There are costs associated with the origination and termination of a call. Typically, a carrier of an internet call is a buyer of telecommunication services on one end where it pays a termination fee to a carrier in order for calls routed to that terminating gateway to be terminated in the PSTN associated with that gateway. On the other end a carrier of an internet call is a seller of telecommunication services where it charges a fee to a carrier wishing to route calls through an originating gateway onto the internet. It is therefore essential to the success of a carrier to pay the correct amount to transport traffic on competing networks and to charge the correct amount when transporting traffic, otherwise large margin losses will occur. Therefore knowledge of proper rates is essential.
By way of definition, phone numbers define a specific telephone set. Each number begins with a country code, which is then followed by increasingly specific digits that eventually uniquely identify the specific physical line any call must be directed to. A “code” is any collection of phone numbers that can be summarized at a higher level by simply listing the digits those phone numbers have in common. For example, phone numbers in China begin with country code 86. “86” would be the highest level code for China. “864” would be a more specific “code” within China. So, codes can exist at multiple levels.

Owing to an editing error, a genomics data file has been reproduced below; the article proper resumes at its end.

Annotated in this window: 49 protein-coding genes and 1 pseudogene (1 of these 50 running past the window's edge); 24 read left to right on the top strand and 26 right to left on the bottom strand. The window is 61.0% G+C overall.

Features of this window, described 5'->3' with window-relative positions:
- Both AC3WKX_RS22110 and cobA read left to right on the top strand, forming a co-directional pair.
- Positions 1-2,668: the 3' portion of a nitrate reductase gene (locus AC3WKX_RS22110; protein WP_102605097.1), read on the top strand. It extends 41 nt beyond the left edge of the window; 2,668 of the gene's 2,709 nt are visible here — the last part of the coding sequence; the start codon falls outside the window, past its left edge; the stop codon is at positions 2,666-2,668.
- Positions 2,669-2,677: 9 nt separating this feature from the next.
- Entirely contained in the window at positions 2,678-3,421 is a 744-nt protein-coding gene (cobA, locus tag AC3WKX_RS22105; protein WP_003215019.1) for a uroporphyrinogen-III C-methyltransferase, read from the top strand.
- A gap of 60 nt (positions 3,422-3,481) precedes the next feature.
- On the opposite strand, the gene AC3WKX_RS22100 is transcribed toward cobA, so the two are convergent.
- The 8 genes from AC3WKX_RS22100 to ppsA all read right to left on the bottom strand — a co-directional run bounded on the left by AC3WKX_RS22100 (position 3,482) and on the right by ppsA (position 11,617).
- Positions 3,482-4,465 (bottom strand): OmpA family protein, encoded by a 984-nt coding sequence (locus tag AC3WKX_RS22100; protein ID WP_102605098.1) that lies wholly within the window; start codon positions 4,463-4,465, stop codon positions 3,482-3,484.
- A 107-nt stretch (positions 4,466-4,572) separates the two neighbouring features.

Currently, when carriers buy or sell to each other, they exchange rates and code information via fax and/or email. A common practice in the industry is to group codes together, where appropriate, and apply the same price. A common industry name for these code groupings is “Pricing Breakouts.”
Typically the rates are given in a format upon which the issuer of the rates (Carrier A) has standardized, which format generally is not compatible with the format the receiver of the rates (Carrier B) has standardized and natively supports. As such, the rates of the issuing carrier (Carrier A) must be imported or typed into the systems of Carrier B. The point of entry may be the system that actually routes calls to suppliers (e.g. switch) or a system that is upstream from the switch (e.g. a billing system or rate entry system). In the case of faxes, the process of typing in rates in inherently slow and error prone. Receiving rates via email and spreadsheet is much less error prone, but usually requires manual or automated manipulation of the data to make it compatible with the systems of Carrier B.
Another method of rate exchange is via web interface. Specifically, some buyers require the seller to input rates via the buyer's web interface. Arbinet is one company that employs such a technique. In this case, the seller must take their rates and type them into a web page, thus the onus is on the seller to manipulate or type the data.